The Right Whale is the rarest of all large whales. There are different types of Right Whales, which include the North Atlantic, North Pacific, and Southern Right Whale — all of which are highly endangered. There are only an estimated 400 North Atlantic and 200 North Pacific Right Whales making the Northern Right Whale the most endangered of all large whales and two of the most endangered animals in the world!
Tragically, Right Whales were given their name because whalers believed they were the ‘right whale’ to hunt. They had enormous value because of their plentiful blubber (used for oil) and baleen, and were easy to catch because of their size and speed. Right Whales are about 40-50 feet long and weigh between 60-80 tons, moving at speeds of only about 5 knots. Their blubber makes up about forty percent of their body weight, which is why unlike other whale species, Right Whales float when killed and can be easily pulled into shore. As a result, populations of Right Whales were decimated during the 17th, 18th, and 19th centuries until their population was feared extinct and a worldwide ban on whaling was agreed upon in 1937.
It is no secret that global warming is causing major changes. And while most Americans are not yet complaining about warmer winters and fewer rainy days, long term climate change forecasts a much greater impact on human interaction worldwide. And if you didn’t think the weather could affect your mood, you may want to consider the research relating warmer climates to the conflicts currently heating up the globe.
According to an article inNew Scientist Magazine, for the first time researchers have identified a clear link between war and changing global temperatures. Furthermore, “Experts predict that current and future climate change may result in widespread global unrest and conflict.” Researchers point to the situations already at hand in places like Kenya, Sudan, Ethiopia, Somalia, Burundi and Chad. Climate change has created reduced rainfall and smaller areas of usable farmland. Water and food shortages, combined with continued population growth, has already resulted in violent conflict in these regions. In Sudan’s Darfur region, farm and grazing lands are being lost to desert, causing strife between herders and farmers.
What happens if you’re an avid record collector and your daughter cracks your favorite Fleetwood Mac vinyl? If you’re Meg Musick Makely — and your maiden name literally indicates that music is part of your life — you preserve the memories attached to that record by turning it into a fashion accessory. Meg made her first bracelet out of vinyl that day in her Chicago-based home. With the encouragement of her friends, she set up a modest stand at Chicago’s annual Wicker Park Festival that draws nearly 15,000 music lovers. They come to watch “up and coming” bands, purchase eclectic arts and crafts, and sample local foods. From there, she was featured in several magazines and it wasn’t long this former ballet teacher and jewelry sales rep had turned a broken record into a career.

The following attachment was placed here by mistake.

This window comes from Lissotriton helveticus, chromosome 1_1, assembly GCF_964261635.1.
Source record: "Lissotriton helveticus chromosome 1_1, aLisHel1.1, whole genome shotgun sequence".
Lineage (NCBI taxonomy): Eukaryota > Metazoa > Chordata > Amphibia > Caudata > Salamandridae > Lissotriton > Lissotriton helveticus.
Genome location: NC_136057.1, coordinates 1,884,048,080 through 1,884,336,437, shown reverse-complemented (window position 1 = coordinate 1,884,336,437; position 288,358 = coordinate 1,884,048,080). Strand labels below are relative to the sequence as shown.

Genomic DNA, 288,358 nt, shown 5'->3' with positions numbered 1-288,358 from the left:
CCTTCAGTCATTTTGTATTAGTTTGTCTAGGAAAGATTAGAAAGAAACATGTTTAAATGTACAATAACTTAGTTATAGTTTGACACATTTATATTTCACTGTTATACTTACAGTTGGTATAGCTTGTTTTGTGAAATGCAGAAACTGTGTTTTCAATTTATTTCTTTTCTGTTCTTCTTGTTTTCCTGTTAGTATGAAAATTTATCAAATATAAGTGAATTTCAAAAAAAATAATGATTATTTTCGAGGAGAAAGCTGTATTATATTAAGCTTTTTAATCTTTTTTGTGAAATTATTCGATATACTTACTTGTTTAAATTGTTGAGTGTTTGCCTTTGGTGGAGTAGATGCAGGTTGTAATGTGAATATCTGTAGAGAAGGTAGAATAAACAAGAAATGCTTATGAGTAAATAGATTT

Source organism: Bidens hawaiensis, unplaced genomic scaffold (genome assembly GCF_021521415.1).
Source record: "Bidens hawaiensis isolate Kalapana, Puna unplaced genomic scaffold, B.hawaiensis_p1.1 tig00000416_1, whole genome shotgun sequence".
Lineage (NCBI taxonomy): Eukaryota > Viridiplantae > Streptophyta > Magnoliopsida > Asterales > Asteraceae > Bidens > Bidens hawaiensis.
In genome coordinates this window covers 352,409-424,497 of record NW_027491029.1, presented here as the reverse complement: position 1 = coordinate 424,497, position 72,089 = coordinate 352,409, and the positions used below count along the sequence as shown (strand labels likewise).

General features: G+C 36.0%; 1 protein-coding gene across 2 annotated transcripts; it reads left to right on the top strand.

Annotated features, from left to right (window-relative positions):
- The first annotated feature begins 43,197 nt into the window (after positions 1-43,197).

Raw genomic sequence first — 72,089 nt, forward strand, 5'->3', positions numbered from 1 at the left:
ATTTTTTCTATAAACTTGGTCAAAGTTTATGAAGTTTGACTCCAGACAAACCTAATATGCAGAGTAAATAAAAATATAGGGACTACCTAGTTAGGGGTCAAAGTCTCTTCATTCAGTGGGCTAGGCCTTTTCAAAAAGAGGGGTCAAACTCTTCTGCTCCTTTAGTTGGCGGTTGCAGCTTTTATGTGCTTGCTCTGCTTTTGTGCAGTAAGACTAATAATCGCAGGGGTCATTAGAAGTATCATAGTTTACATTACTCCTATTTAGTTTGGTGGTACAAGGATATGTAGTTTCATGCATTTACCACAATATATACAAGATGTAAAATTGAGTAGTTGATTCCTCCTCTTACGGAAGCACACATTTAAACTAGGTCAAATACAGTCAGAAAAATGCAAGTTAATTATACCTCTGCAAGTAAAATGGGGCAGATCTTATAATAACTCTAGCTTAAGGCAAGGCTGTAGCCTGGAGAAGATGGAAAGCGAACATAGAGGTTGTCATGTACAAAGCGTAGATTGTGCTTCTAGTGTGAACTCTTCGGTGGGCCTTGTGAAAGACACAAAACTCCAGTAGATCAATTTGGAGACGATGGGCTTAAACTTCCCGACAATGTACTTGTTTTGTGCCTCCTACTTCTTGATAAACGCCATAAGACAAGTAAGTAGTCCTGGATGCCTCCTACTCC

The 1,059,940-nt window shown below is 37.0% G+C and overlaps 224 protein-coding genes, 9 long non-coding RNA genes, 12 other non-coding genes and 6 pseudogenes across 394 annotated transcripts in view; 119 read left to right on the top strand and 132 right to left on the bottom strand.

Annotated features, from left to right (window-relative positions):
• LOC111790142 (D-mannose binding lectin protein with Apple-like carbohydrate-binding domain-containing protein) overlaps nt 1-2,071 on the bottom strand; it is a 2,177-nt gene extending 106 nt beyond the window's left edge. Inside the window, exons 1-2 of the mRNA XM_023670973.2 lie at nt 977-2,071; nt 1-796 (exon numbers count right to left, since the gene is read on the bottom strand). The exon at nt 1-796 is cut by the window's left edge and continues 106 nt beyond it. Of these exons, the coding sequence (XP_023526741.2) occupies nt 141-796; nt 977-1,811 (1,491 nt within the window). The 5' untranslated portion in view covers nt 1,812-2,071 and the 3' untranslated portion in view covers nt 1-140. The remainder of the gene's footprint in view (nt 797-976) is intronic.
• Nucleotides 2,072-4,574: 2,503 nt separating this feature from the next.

In creating her pieces, Meg mastered a technique of using heat to shape the vinyl into its desired look. In making her bracelets, she uses a special cutting tool to slice the cross-section of the heated album where the band’s label appears. She cuts out the desired width for the size of the bracelet and then molds the strip into its shape.
You’re stuck again on the 405 in your morning commute and for a minute you daydream that your car lifts off above the traffic and flies you directly to work. Trust me, I know how you’re feeling and no, you haven’t been watching too many re-runs of the Jetsons with your kids during Sunday morning cartoons. Well, maybe you have…but the idea isn’t as fantastical as it once was. The company Terrafugia has begun manufacturing a ‘roadable aircraft’ (a.k.a. drivable plane). And yes, the vehicle can do both- fly and drive.
The first full scale model of Terrafugia’s two-seater hybrid vehicle, the Transition, is currently being built in a former machine shop in Woburn, MA, by ten employees whose goal is to debut the vehicle in this summer’s Air Venture aviation festival. It is the largest festival of its kind, held in Oshkosh, WI, annually. The team behind the Transition is led by a thirty-year old aerospace engineer- and some call visionary- Carl Dietrich, who holds a doctorate in the field from MIT.
As a first-time homeowner searching for stylish and eco-friendly furniture, I was pleased to stumble across British-based interior design company, One Eco Home. Designers Helen Mudie and Kate Millbank partnered up after deciding the current marketplace lacked products for the home that were both sustainable and desirable. Hoping to help fill this void, their line includes home furnishings and accessories ranging from sofas, dinettes, and media centers to lighting fixtures, rugs, and tableware. All of the products are made with a respect for nature, an eye toward sustainability, and a demand for quality and style.